Inspiration comes easy for Glen Woods, an East Nashville resident who has embraced the neighborhood's artsy culture in an unusual and eye-catching way.
For years now, he has used his front lawn as a makeshift gallery for artwork. At first, he focused on sculptures, making everything he could dream up, from a wrought-iron motorcycle to the flatbed of a neon green pickup truck that is suspended from a tree.
Woods' "yard art" went from iron to aluminum this summer, when he decided to draw inspiration from what he knows, or in this case, what he drinks.
A canopy of soda cans forms an awning over his front steps. In the middle of the yard, cans snake their way up an old tree in a spiral.
Hundreds of cans line the perimeter of Woods' modest property. From across the street on Carter Avenue, it looks like a fence of Coca-Colas, 7 Ups and root beers, but Woods thinks of it as a giant wind chime.
At first, the can sculptures were the answer to a practical problem.
"I drink a lot of Diet Cokes and I just figured I might as well do something with 'em," he said. "I don't have nothing else to do."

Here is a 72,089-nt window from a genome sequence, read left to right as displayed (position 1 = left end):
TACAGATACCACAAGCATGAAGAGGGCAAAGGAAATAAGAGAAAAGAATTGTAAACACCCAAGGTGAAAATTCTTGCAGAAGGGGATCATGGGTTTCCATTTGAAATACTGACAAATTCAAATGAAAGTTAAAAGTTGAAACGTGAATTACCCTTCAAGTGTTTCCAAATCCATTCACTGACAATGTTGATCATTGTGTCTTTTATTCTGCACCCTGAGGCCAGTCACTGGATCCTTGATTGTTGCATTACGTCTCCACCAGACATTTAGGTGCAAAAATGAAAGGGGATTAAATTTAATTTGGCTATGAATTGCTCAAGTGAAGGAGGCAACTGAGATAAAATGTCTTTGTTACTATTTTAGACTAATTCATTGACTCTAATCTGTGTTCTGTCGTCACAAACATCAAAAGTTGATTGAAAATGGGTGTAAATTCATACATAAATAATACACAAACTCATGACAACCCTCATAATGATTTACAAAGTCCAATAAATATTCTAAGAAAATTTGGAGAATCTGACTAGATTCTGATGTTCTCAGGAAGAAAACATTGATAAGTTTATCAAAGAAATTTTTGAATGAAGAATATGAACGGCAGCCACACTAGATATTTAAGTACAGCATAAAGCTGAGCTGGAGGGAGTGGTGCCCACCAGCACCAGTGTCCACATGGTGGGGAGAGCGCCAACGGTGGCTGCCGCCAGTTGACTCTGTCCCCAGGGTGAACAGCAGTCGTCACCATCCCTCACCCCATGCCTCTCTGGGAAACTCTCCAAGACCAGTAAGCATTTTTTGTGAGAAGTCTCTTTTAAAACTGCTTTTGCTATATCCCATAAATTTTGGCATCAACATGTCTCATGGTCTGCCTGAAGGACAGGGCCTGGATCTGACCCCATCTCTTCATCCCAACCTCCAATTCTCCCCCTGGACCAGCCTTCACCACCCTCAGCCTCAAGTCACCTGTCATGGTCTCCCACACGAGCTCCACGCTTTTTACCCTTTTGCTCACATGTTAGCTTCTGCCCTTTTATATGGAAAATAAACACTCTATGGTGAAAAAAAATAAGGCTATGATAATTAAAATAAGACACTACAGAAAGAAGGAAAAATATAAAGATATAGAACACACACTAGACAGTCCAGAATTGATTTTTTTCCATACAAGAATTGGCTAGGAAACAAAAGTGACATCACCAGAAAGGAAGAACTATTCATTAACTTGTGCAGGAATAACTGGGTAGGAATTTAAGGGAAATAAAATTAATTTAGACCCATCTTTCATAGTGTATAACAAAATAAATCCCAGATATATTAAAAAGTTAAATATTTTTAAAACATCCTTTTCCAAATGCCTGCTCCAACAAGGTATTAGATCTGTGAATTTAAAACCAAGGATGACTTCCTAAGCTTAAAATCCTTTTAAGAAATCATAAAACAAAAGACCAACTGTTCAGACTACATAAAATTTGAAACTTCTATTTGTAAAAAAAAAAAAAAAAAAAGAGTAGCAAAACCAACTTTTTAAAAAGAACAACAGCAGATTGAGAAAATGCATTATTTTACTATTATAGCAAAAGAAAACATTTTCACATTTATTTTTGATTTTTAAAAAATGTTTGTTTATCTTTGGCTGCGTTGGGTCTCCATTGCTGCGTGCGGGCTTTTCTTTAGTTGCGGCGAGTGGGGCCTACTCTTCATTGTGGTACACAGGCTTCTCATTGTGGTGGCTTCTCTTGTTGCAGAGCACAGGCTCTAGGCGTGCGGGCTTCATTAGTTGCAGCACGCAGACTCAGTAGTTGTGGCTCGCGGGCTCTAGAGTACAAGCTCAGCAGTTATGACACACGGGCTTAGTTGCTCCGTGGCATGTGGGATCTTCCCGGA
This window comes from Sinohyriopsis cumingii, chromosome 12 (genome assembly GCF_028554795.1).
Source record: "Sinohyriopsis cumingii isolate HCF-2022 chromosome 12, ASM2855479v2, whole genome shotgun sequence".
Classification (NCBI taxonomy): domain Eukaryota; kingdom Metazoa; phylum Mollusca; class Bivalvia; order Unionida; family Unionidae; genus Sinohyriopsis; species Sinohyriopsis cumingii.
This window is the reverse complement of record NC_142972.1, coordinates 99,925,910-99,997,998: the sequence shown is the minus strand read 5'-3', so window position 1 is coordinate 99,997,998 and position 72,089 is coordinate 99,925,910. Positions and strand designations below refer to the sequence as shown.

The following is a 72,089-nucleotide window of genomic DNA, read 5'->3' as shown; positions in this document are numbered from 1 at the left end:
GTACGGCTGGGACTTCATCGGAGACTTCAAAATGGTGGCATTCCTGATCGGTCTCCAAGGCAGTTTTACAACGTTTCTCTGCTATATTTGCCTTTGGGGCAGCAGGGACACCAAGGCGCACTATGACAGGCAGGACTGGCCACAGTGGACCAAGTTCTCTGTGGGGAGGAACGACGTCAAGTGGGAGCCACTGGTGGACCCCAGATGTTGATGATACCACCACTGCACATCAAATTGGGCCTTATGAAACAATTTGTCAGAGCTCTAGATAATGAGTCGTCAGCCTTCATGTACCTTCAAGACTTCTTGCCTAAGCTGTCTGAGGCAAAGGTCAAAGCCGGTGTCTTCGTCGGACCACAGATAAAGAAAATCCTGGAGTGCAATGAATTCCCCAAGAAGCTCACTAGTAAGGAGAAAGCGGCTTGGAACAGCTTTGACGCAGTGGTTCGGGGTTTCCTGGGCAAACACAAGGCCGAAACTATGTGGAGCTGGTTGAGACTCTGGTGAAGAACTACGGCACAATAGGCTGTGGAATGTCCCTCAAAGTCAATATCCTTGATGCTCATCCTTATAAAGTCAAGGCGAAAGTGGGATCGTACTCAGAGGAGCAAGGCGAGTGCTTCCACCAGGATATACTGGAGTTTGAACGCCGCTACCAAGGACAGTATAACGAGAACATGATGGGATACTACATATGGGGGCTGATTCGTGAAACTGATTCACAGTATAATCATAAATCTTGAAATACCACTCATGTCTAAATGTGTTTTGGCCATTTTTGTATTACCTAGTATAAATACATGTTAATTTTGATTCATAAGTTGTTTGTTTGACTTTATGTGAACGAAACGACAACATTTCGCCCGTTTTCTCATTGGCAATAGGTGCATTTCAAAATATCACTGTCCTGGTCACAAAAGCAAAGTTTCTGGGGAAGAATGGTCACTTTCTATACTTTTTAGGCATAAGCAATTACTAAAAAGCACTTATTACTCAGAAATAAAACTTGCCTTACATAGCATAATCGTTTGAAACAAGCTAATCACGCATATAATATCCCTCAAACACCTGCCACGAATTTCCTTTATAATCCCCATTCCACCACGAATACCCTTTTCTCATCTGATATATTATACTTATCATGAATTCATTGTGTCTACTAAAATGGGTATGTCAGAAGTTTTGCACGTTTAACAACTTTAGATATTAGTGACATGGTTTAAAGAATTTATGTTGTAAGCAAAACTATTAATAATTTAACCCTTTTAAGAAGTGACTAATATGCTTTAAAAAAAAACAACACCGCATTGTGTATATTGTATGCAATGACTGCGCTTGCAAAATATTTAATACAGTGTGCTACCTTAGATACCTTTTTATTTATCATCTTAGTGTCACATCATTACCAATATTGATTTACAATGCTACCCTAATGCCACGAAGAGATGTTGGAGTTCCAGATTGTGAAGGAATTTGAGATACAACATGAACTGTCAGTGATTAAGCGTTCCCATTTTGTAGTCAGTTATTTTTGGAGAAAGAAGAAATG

Neighbors have quickly come to accept the cans as part of the local topography.
Haley Williams moved onto Carter Avenue a few weeks ago, when Woods' work was in full swing. She said it reminded her of the quirkier corners of Knoxville.
"It doesn't bother me," she said. "It adds character to the neighborhood."
Williams said Woods is well liked on Carter Avenue and is seen as a helpful and openhearted neighbor.
Some of his neighbors have repaid his kindness, leaving bushels full of cans at the foot of his driveway. By his estimation, he's collected about 2,300, and he's game for more.
"I've got over 400 feet of property I can put cans on," he said.
The 62-year-old retiree said some of his pieces, like an iron whirligig of frowning faces near the front of his property, were critiques of development that is creeping into the neighborhood. But Woods says that was never his primary motivation.
"I'm just having fun," he said.